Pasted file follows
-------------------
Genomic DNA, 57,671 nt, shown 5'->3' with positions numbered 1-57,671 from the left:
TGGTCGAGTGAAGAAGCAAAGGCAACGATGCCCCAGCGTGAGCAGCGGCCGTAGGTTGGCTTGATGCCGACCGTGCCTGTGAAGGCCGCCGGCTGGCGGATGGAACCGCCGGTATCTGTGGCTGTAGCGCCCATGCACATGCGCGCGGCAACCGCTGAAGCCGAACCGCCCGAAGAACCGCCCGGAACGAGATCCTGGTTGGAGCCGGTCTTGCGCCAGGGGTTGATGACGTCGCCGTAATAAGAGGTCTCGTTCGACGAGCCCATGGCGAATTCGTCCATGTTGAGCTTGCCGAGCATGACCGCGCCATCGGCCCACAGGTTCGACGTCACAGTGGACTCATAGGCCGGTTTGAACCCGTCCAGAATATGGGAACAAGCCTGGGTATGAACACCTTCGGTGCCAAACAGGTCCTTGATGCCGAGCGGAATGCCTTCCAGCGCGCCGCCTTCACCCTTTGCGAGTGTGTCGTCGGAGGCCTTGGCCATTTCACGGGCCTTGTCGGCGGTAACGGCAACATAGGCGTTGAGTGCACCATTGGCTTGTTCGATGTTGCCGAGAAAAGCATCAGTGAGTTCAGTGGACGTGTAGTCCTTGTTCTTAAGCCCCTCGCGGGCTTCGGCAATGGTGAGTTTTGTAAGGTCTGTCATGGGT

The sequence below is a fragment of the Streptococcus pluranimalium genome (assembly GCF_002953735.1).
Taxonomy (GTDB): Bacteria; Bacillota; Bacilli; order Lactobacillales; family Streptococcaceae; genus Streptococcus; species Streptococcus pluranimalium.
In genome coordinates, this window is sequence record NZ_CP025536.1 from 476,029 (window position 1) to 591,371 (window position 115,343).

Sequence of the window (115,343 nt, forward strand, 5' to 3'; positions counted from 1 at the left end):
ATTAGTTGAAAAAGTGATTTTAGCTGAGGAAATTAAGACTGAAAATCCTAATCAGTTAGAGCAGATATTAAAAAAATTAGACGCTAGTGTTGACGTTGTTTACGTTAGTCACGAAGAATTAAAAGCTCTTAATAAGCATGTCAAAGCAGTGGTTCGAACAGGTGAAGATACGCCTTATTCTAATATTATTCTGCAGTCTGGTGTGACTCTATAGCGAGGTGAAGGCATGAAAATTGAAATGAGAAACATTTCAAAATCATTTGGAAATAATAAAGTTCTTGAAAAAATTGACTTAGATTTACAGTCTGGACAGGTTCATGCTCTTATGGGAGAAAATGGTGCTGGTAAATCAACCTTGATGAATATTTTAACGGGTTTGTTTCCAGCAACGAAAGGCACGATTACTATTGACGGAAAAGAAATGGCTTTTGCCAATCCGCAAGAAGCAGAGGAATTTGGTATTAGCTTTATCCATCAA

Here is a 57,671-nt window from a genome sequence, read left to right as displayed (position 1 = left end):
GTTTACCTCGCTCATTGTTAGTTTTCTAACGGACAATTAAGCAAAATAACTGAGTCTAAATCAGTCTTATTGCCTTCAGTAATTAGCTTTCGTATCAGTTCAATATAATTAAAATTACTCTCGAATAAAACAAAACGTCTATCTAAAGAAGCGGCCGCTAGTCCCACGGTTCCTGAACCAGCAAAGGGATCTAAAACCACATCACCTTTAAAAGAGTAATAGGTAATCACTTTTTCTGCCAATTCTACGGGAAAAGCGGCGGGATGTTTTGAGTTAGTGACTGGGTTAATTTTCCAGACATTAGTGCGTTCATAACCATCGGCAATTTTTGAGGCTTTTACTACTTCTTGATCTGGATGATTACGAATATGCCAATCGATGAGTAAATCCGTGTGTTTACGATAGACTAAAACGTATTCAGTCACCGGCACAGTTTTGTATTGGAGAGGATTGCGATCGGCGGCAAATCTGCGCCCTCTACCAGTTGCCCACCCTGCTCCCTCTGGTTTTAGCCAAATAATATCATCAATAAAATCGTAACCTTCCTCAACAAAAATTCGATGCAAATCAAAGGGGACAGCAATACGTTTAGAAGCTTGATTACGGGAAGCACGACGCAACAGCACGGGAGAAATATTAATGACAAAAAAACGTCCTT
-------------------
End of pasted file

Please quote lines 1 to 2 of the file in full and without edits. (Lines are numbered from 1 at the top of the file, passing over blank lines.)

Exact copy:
Genomic DNA, 57,671 nt, shown 5'->3' with positions numbered 1-57,671 from the left:
TGGTCGAGTGAAGAAGCAAAGGCAACGATGCCCCAGCGTGAGCAGCGGCCGTAGGTTGGCTTGATGCCGACCGTGCCTGTGAAGGCCGCCGGCTGGCGGATGGAACCGCCGGTATCTGTGGCTGTAGCGCCCATGCACATGCGCGCGGCAACCGCTGAAGCCGAACCGCCCGAAGAACCGCCCGGAACGAGATCCTGGTTGGAGCCGGTCTTGCGCCAGGGGTTGATGACGTCGCCGTAATAAGAGGTCTCGTTCGACGAGCCCATGGCGAATTCGTCCATGTTGAGCTTGCCGAGCATGACCGCGCCATCGGCCCACAGGTTCGACGTCACAGTGGACTCATAGGCCGGTTTGAACCCGTCCAGAATATGGGAACAAGCCTGGGTATGAACACCTTCGGTGCCAAACAGGTCCTTGATGCCGAGCGGAATGCCTTCCAGCGCGCCGCCTTCACCCTTTGCGAGTGTGTCGTCGGAGGCCTTGGCCATTTCACGGGCCTTGTCGGCGGTAACGGCAACATAGGCGTTGAGTGCACCATTGGCTTGTTCGATGTTGCCGAGAAAAGCATCAGTGAGTTCAGTGGACGTGTAGTCCTTGTTCTTAAGCCCCTCGCGGGCTTCGGCAATGGTGAGTTTTGTAAGGTCTGTCATGGGT